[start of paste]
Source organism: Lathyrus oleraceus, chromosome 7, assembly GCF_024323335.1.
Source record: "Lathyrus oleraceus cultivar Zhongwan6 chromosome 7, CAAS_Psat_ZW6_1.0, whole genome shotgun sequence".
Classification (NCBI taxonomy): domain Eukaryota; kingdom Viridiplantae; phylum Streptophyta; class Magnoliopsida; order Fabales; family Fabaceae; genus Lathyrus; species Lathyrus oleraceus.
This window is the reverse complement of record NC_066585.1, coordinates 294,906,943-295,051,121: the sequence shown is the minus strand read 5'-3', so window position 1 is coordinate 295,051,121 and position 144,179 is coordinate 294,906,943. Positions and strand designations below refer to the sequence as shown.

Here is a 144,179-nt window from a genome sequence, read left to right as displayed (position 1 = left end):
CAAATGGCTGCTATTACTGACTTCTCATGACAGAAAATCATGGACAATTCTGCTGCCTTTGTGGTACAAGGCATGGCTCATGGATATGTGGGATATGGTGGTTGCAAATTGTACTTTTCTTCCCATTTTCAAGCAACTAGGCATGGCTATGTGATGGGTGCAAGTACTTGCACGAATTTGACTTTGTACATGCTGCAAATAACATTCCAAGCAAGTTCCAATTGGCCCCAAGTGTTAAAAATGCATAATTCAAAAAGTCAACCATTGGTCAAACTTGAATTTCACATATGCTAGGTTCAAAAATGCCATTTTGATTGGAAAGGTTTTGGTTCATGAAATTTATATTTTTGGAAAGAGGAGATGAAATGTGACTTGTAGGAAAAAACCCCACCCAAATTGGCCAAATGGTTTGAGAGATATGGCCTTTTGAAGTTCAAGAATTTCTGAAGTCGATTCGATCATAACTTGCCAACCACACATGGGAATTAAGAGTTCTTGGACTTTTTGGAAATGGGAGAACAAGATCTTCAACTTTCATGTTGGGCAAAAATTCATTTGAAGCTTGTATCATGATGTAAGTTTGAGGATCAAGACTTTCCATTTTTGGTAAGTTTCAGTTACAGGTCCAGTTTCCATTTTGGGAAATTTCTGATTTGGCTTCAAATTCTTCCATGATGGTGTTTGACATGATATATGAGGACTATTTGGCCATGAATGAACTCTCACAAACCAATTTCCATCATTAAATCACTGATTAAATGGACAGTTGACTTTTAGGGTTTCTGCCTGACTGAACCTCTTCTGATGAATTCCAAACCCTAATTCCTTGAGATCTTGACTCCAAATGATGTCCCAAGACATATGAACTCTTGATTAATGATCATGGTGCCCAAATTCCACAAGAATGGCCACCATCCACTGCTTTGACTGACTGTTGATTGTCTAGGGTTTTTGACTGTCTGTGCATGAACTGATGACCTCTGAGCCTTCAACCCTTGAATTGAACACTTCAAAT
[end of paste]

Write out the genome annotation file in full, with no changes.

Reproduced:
Source organism: Lathyrus oleraceus, chromosome 7, assembly GCF_024323335.1.
Source record: "Lathyrus oleraceus cultivar Zhongwan6 chromosome 7, CAAS_Psat_ZW6_1.0, whole genome shotgun sequence".
Classification (NCBI taxonomy): domain Eukaryota; kingdom Viridiplantae; phylum Streptophyta; class Magnoliopsida; order Fabales; family Fabaceae; genus Lathyrus; species Lathyrus oleraceus.
This window is the reverse complement of record NC_066585.1, coordinates 294,906,943-295,051,121: the sequence shown is the minus strand read 5'-3', so window position 1 is coordinate 295,051,121 and position 144,179 is coordinate 294,906,943. Positions and strand designations below refer to the sequence as shown.

Here is a 144,179-nt window from a genome sequence, read left to right as displayed (position 1 = left end):
CAAATGGCTGCTATTACTGACTTCTCATGACAGAAAATCATGGACAATTCTGCTGCCTTTGTGGTACAAGGCATGGCTCATGGATATGTGGGATATGGTGGTTGCAAATTGTACTTTTCTTCCCATTTTCAAGCAACTAGGCATGGCTATGTGATGGGTGCAAGTACTTGCACGAATTTGACTTTGTACATGCTGCAAATAACATTCCAAGCAAGTTCCAATTGGCCCCAAGTGTTAAAAATGCATAATTCAAAAAGTCAACCATTGGTCAAACTTGAATTTCACATATGCTAGGTTCAAAAATGCCATTTTGATTGGAAAGGTTTTGGTTCATGAAATTTATATTTTTGGAAAGAGGAGATGAAATGTGACTTGTAGGAAAAAACCCCACCCAAATTGGCCAAATGGTTTGAGAGATATGGCCTTTTGAAGTTCAAGAATTTCTGAAGTCGATTCGATCATAACTTGCCAACCACACATGGGAATTAAGAGTTCTTGGACTTTTTGGAAATGGGAGAACAAGATCTTCAACTTTCATGTTGGGCAAAAATTCATTTGAAGCTTGTATCATGATGTAAGTTTGAGGATCAAGACTTTCCATTTTTGGTAAGTTTCAGTTACAGGTCCAGTTTCCATTTTGGGAAATTTCTGATTTGGCTTCAAATTCTTCCATGATGGTGTTTGACATGATATATGAGGACTATTTGGCCATGAATGAACTCTCACAAACCAATTTCCATCATTAAATCACTGATTAAATGGACAGTTGACTTTTAGGGTTTCTGCCTGACTGAACCTCTTCTGATGAATTCCAAACCCTAATTCCTTGAGATCTTGACTCCAAATGATGTCCCAAGACATATGAACTCTTGATTAATGATCATGGTGCCCAAATTCCACAAGAATGGCCACCATCCACTGCTTTGACTGACTGTTGATTGTCTAGGGTTTTTGACTGTCTGTGCATGAACTGATGACCTCTGAGCCTTCAACCCTTGAATTGAACACTTCAAAT